The previous question was then put— Shall this Society be call’d The Female Relief Society of Nauvoo?— carried unanimously.—

Prest. J. Smith— I now declare this Society organiz’d with President and Counsellors &c. according to Parliamentary usages— and all who shall hereafter be admitted into this Society must be free from censure and receiv’d by vote—

Prest. J. Smith offered $5.00 in gold piece to commence the funds of the Institution.

Prest. Emma Smith requested that the gentlemen withdraw before they proceed to the choice of Secretary and Treasurer, as was mov’d by Prest. J. Smith—

Willard Richards. Sec ty.

The gentlemen withdrew when it was Motioned and second. and unanimously pass’d that Eliza R. Snow be appointed Secretary, and Phebe M. Wheeler, Assistant Secretary——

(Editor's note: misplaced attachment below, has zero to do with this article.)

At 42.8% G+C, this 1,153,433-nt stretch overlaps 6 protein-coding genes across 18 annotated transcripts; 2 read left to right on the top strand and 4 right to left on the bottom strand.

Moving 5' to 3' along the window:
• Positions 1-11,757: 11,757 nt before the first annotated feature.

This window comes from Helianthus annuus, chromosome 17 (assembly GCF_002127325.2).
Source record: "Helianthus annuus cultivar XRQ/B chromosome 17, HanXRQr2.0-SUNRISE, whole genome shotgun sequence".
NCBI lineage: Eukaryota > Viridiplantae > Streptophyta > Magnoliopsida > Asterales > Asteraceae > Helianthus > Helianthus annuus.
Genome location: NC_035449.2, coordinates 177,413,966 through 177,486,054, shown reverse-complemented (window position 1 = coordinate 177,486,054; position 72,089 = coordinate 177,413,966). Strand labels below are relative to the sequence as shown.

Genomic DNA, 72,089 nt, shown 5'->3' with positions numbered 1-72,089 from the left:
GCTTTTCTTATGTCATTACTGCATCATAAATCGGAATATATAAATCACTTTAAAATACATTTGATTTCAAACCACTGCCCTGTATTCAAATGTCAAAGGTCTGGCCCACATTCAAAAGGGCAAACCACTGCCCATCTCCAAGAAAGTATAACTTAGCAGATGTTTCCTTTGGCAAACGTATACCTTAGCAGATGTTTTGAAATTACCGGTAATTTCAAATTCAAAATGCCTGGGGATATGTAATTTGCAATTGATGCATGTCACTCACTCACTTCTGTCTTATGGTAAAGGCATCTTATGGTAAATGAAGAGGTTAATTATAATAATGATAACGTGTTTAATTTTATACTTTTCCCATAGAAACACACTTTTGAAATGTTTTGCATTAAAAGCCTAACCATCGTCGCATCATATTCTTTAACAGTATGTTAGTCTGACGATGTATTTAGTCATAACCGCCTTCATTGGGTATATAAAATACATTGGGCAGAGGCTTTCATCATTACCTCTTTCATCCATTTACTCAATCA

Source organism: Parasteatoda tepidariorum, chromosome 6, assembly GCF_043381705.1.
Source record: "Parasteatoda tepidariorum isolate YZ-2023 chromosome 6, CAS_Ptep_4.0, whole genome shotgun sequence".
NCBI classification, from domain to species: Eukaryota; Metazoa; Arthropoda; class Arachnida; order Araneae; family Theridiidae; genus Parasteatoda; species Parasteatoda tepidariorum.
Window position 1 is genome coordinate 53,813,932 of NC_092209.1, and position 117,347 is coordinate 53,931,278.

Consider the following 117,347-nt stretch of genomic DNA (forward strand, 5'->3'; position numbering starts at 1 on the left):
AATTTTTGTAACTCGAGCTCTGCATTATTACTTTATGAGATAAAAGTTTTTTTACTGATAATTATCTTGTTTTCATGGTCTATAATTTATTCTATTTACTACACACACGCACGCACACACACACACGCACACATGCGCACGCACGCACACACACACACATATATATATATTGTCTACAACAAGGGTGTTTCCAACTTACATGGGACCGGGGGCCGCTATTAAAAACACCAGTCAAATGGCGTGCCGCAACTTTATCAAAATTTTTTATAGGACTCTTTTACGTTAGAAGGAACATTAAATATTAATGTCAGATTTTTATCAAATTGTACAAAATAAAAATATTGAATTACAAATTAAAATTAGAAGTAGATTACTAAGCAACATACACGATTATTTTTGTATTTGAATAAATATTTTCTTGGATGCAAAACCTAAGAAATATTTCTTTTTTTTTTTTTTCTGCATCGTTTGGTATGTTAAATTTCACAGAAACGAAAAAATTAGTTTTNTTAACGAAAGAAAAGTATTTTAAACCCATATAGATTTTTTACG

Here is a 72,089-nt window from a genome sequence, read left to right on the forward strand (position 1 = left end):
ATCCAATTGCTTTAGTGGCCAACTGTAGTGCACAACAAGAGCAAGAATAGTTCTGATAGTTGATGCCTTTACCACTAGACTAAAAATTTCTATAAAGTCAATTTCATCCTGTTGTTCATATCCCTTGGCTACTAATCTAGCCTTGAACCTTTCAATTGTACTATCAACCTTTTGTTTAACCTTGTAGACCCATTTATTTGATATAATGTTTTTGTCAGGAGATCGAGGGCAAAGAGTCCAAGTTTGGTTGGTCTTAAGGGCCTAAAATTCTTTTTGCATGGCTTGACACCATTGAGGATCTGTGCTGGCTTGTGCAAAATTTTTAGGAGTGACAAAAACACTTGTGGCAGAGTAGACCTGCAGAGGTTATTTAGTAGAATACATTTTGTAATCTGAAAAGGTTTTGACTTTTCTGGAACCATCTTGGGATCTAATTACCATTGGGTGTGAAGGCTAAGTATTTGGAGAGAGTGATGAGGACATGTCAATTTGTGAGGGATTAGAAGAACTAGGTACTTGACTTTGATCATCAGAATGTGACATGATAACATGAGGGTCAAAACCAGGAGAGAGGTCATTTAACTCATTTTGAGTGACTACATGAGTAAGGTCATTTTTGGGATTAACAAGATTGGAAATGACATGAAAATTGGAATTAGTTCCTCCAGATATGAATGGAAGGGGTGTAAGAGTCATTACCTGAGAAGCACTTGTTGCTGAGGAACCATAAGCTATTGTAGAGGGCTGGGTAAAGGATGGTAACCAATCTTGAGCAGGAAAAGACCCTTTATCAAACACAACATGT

Motioned, second. and carried unanimly. that Elvira A. Coles be appointed Treasurer—

Prest. E. Smith then arose and proceeded to make appropriate remarks on the object of the Society— its duties to others also its relative duties to each other Viz. to seek out and relieve the distressed— that each member should be ambitious to do good— that the members should deal frankly with each other— to watch over the morals— and be very careful 〈of〉 the character and reputation— of the members of the Institution &c.

P. A. Hawkes— Question— What shall we reply to interrogatories relative to the object of this Society?

Prest. E. Smith replied— for charitable purposes. [p. 13]

Mov’d and pass’d that Cynthia Ann Eldridge be admitted as a member of this Society—

Coulr. Sarah M. Cleveland donated to the fund of the Society

$12½

Sarah M. Kimball do [ditto]

1.00

Prest. Emma Smith do

1.00

Counlr. E. A. Whitney do

50